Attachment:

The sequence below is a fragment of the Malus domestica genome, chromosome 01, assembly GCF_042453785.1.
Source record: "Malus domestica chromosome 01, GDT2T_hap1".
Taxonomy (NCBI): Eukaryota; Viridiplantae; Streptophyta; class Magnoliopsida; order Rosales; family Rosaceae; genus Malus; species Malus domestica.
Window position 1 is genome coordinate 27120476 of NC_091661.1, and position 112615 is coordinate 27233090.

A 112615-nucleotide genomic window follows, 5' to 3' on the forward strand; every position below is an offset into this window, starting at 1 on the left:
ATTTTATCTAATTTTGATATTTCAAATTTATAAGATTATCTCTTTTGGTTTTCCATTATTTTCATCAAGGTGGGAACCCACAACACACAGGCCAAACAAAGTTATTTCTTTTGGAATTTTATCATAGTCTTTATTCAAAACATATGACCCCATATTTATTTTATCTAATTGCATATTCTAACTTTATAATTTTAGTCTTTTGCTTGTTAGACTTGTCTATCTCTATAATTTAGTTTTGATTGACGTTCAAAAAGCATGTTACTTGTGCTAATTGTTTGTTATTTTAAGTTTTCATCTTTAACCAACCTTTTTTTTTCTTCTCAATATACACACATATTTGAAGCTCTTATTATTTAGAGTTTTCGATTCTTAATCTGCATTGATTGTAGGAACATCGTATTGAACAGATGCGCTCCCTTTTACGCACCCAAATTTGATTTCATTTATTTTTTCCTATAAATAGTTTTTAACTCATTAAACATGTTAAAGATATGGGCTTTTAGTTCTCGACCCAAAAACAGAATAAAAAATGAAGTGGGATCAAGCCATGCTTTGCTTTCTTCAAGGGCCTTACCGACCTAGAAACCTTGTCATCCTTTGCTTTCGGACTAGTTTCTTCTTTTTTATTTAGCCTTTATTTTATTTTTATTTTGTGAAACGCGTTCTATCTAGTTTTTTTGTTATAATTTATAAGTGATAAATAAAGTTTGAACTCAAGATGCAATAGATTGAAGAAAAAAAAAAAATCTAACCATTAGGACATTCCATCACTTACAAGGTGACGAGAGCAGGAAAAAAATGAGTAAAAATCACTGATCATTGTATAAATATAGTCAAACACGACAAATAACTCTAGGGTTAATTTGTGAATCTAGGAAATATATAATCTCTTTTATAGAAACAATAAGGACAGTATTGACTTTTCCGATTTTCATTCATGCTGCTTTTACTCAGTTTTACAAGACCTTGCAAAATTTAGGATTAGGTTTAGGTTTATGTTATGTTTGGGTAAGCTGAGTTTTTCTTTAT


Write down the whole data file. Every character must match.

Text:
The sequence below is a fragment of the Malus domestica genome, chromosome 01, assembly GCF_042453785.1.
Source record: "Malus domestica chromosome 01, GDT2T_hap1".
Taxonomy (NCBI): Eukaryota; Viridiplantae; Streptophyta; class Magnoliopsida; order Rosales; family Rosaceae; genus Malus; species Malus domestica.
Window position 1 is genome coordinate 27120476 of NC_091661.1, and position 112615 is coordinate 27233090.

A 112615-nucleotide genomic window follows, 5' to 3' on the forward strand; every position below is an offset into this window, starting at 1 on the left:
ATTTTATCTAATTTTGATATTTCAAATTTATAAGATTATCTCTTTTGGTTTTCCATTATTTTCATCAAGGTGGGAACCCACAACACACAGGCCAAACAAAGTTATTTCTTTTGGAATTTTATCATAGTCTTTATTCAAAACATATGACCCCATATTTATTTTATCTAATTGCATATTCTAACTTTATAATTTTAGTCTTTTGCTTGTTAGACTTGTCTATCTCTATAATTTAGTTTTGATTGACGTTCAAAAAGCATGTTACTTGTGCTAATTGTTTGTTATTTTAAGTTTTCATCTTTAACCAACCTTTTTTTTTCTTCTCAATATACACACATATTTGAAGCTCTTATTATTTAGAGTTTTCGATTCTTAATCTGCATTGATTGTAGGAACATCGTATTGAACAGATGCGCTCCCTTTTACGCACCCAAATTTGATTTCATTTATTTTTTCCTATAAATAGTTTTTAACTCATTAAACATGTTAAAGATATGGGCTTTTAGTTCTCGACCCAAAAACAGAATAAAAAATGAAGTGGGATCAAGCCATGCTTTGCTTTCTTCAAGGGCCTTACCGACCTAGAAACCTTGTCATCCTTTGCTTTCGGACTAGTTTCTTCTTTTTTATTTAGCCTTTATTTTATTTTTATTTTGTGAAACGCGTTCTATCTAGTTTTTTTGTTATAATTTATAAGTGATAAATAAAGTTTGAACTCAAGATGCAATAGATTGAAGAAAAAAAAAAAATCTAACCATTAGGACATTCCATCACTTACAAGGTGACGAGAGCAGGAAAAAAATGAGTAAAAATCACTGATCATTGTATAAATATAGTCAAACACGACAAATAACTCTAGGGTTAATTTGTGAATCTAGGAAATATATAATCTCTTTTATAGAAACAATAAGGACAGTATTGACTTTTCCGATTTTCATTCATGCTGCTTTTACTCAGTTTTACAAGACCTTGCAAAATTTAGGATTAGGTTTAGGTTTATGTTATGTTTGGGTAAGCTGAGTTTTTCTTTAT